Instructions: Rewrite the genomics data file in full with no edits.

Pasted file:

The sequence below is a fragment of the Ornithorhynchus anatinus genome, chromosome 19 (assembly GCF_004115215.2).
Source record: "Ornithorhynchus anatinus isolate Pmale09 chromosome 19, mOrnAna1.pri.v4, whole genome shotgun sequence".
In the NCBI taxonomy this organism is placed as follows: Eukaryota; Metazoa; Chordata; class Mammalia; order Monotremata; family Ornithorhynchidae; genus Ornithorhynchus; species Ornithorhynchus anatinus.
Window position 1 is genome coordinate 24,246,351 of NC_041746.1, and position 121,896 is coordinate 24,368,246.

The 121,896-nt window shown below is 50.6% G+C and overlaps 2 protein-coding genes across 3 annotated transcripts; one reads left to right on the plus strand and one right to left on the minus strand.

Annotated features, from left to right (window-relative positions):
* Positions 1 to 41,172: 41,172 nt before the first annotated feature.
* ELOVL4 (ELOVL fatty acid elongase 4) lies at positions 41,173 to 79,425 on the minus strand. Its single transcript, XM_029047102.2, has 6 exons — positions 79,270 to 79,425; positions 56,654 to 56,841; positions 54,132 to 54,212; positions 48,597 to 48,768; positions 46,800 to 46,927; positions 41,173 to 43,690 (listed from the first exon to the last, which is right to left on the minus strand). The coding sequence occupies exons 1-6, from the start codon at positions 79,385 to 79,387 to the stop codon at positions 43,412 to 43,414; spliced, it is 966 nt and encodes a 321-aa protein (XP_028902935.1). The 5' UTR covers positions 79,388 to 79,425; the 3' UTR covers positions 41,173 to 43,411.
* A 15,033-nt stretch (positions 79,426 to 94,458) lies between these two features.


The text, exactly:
The sequence below is a fragment of the Ornithorhynchus anatinus genome, chromosome 19 (assembly GCF_004115215.2).
Source record: "Ornithorhynchus anatinus isolate Pmale09 chromosome 19, mOrnAna1.pri.v4, whole genome shotgun sequence".
In the NCBI taxonomy this organism is placed as follows: Eukaryota; Metazoa; Chordata; class Mammalia; order Monotremata; family Ornithorhynchidae; genus Ornithorhynchus; species Ornithorhynchus anatinus.
Window position 1 is genome coordinate 24,246,351 of NC_041746.1, and position 121,896 is coordinate 24,368,246.

The 121,896-nt window shown below is 50.6% G+C and overlaps 2 protein-coding genes across 3 annotated transcripts; one reads left to right on the plus strand and one right to left on the minus strand.

Annotated features, from left to right (window-relative positions):
* Positions 1 to 41,172: 41,172 nt before the first annotated feature.
* ELOVL4 (ELOVL fatty acid elongase 4) lies at positions 41,173 to 79,425 on the minus strand. Its single transcript, XM_029047102.2, has 6 exons — positions 79,270 to 79,425; positions 56,654 to 56,841; positions 54,132 to 54,212; positions 48,597 to 48,768; positions 46,800 to 46,927; positions 41,173 to 43,690 (listed from the first exon to the last, which is right to left on the minus strand). The coding sequence occupies exons 1-6, from the start codon at positions 79,385 to 79,387 to the stop codon at positions 43,412 to 43,414; spliced, it is 966 nt and encodes a 321-aa protein (XP_028902935.1). The 5' UTR covers positions 79,388 to 79,425; the 3' UTR covers positions 41,173 to 43,411.
* A 15,033-nt stretch (positions 79,426 to 94,458) lies between these two features.